Creativity is, by definition, the opposite of formula. So why do supposed creatives get rich selling other people formulas?
When Paul Guyot started writing screenplays, the only how-to book was the one Syd Field wrote in 1979, when hardly anybody knew what screenwriting was. Field’s only movie credit at the time was Spree, a documentary on nightlife in Las Vegas complete with cockfighting scenes and a Jayne Mansfield strip tease. But by offering simple rules and a recipe for success with a three-act structure, his book became, per CNN, “the Bible of the film industry.”
Guyot winces. As far as he is concerned, the three acts are beginning, middle, and end, and the “recipe” boils down to writing, revision, better writing, more revision. But right after Field wrote his now classic text, the media began reporting a screenwriting boom, with studios paying millions of dollars for a good script. “People thought, ‘That’s my lottery ticket,’” Guyot says. “And then all the other failed screenwriters started writing their own books, and they’re all derivative from Syd’s book. And none of them talk about writing because they don’t know how.”
Guyot has made his living as a professional screenwriter—his name shows up in the credits for Geostorm, NCIS: New Orleans, and a slew of other successful shows and feature films. He is tired of watching people with no street cred sell magic beans to hopeful amateurs. A book he finds especially annoying is Save the Cat! The Last Book on Screenwriting You’ll Ever Need, in which Blake Snyder lists “the four elements of every winning logline,” “the seven immutable laws of screenplay physics,” “the ten genres that every movie ever made can be categorized by,” and ways of “mastering the fifteen beats.”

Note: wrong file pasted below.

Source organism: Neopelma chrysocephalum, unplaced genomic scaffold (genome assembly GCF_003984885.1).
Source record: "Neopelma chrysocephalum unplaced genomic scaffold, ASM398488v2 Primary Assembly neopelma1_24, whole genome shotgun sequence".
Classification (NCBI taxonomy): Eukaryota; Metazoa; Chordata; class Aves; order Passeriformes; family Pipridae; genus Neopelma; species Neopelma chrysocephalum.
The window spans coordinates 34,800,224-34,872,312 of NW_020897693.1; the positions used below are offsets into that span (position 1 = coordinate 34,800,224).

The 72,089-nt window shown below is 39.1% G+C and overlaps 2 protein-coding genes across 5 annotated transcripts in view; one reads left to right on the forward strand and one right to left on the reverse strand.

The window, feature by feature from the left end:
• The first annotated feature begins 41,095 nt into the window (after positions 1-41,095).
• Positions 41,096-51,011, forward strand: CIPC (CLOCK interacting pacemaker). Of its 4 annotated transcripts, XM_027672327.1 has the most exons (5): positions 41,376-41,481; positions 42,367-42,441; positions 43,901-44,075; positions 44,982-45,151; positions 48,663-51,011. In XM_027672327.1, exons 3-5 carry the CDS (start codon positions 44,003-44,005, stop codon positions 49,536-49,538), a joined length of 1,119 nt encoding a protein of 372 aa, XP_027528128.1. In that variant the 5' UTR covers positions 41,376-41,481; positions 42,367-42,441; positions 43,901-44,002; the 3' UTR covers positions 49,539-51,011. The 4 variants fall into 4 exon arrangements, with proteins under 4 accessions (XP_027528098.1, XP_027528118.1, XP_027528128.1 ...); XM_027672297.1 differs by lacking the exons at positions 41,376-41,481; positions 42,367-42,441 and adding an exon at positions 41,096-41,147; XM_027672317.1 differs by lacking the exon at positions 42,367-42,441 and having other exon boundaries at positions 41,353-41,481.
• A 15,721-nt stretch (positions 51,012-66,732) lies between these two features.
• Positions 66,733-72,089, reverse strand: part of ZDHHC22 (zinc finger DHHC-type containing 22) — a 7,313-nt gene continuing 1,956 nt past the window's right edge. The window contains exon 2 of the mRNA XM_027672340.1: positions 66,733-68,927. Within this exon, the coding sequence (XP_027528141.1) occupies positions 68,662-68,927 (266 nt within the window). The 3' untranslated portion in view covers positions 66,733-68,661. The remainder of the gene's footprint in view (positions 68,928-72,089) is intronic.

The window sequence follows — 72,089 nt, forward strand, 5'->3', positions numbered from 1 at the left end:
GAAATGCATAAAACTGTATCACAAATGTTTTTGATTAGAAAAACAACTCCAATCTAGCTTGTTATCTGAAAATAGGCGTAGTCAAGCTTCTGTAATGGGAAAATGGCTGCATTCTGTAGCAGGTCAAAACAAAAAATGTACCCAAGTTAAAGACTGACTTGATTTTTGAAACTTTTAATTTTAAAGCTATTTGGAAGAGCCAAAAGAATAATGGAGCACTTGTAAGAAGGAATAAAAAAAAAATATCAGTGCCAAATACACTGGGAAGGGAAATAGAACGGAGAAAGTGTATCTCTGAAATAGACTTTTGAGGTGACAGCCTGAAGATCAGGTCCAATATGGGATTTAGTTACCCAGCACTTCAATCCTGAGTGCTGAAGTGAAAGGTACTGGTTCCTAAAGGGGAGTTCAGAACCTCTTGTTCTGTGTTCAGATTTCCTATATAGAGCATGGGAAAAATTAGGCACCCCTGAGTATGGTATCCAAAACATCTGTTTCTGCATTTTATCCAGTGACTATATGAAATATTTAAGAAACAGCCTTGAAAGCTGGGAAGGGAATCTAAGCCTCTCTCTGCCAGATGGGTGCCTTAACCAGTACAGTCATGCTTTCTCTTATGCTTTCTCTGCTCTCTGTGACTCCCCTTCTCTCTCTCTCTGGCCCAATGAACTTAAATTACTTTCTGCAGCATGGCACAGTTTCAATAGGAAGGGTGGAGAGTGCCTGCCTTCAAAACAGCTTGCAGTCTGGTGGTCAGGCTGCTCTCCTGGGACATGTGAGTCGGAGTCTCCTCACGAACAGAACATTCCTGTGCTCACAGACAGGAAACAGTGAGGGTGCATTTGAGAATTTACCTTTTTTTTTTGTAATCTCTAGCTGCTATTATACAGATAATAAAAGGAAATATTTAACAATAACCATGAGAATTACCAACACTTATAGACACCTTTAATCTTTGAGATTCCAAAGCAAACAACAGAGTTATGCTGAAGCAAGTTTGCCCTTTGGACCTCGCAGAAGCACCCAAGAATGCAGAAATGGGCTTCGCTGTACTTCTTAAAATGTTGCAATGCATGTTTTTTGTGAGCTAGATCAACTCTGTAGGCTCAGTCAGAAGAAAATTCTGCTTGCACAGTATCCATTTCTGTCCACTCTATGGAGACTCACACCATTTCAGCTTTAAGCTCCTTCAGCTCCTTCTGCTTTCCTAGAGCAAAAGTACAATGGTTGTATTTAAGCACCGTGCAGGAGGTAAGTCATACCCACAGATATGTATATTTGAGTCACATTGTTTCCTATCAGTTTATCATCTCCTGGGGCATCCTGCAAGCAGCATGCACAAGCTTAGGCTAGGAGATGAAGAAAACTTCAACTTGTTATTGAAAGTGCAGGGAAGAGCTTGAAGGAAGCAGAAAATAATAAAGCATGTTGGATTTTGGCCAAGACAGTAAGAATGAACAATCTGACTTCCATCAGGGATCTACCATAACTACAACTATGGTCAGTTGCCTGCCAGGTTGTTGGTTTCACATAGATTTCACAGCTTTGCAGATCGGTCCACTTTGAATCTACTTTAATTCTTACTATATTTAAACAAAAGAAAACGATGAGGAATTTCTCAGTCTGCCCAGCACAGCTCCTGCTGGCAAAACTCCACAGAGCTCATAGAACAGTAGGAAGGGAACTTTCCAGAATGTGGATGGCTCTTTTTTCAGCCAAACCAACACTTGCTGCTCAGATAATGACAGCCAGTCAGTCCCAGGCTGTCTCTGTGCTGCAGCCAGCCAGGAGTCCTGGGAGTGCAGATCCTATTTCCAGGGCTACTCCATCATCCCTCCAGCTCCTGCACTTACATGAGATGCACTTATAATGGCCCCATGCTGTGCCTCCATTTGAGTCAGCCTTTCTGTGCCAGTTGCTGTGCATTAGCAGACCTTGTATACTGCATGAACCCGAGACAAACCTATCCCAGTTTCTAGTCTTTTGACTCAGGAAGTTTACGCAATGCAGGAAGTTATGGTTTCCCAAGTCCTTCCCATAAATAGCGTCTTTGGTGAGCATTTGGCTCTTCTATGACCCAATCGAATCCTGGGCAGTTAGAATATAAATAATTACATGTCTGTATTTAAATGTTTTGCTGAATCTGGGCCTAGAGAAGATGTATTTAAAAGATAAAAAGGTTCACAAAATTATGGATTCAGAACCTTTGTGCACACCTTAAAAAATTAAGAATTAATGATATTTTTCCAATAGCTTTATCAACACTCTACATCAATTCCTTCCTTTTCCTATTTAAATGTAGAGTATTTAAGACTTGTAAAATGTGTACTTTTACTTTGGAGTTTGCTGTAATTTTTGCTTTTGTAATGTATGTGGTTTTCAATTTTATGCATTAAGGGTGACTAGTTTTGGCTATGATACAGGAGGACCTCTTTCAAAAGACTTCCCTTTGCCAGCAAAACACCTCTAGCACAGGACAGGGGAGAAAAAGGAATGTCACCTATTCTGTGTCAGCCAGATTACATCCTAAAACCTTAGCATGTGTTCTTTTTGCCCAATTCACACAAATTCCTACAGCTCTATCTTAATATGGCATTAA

Guyot decided he would write his own damned book. He would cut through the bullshit and uncloak “the weasels in owls’ clothing” who write guidebooks instead of writing screenplays themselves. He would call it Kill the Dog: The First Book on Screenwriting to Tell You the Truth.
But first he would have to read all those books he thought absurd. “Dozens of books on how-to write a screenplay and do you know how many were by actual working professional screenwriters?” he asks. “Two. And one of those was a parody.”
Had these books been written when he started out, he says, “I would have absolutely fallen for everything. I was too young and too much of a train wreck to see through it.” Instead of writing what he found funny or cool and finding his voice in the process, he “would have overthought every single syllable.”
Is that why so many of the new shows and movies are recycled, derivative, or dumb?
Not exactly. Most of the aspiring screenwriters who memorize the formulas never sell a script. The real reason for “the homogenization of Hollywood,” Guyot says, is that “creatives aren’t in charge. Bankers are.” Greedy for scripts that will appeal to everyone, they throw out anything new, fresh, unusual, or deep, playing it safe and bland and sticking to formula.
In European theater and film, the written word still outweighs the sure cash of yet another Marvel movie. Shows “are more literate, more character-driven, more emotional,” Guyot says. Here, the last golden era was the 1970s, when there were still studios “run by independent mad-genius mavericks.” Then Viacom bought Paramount [and later merged with CBS], and Columbia became Sony, and cinema sank to the bottom line. “The only way quality writing survives now is if it’s driven by an actor or director who insists and protects and shepherds.”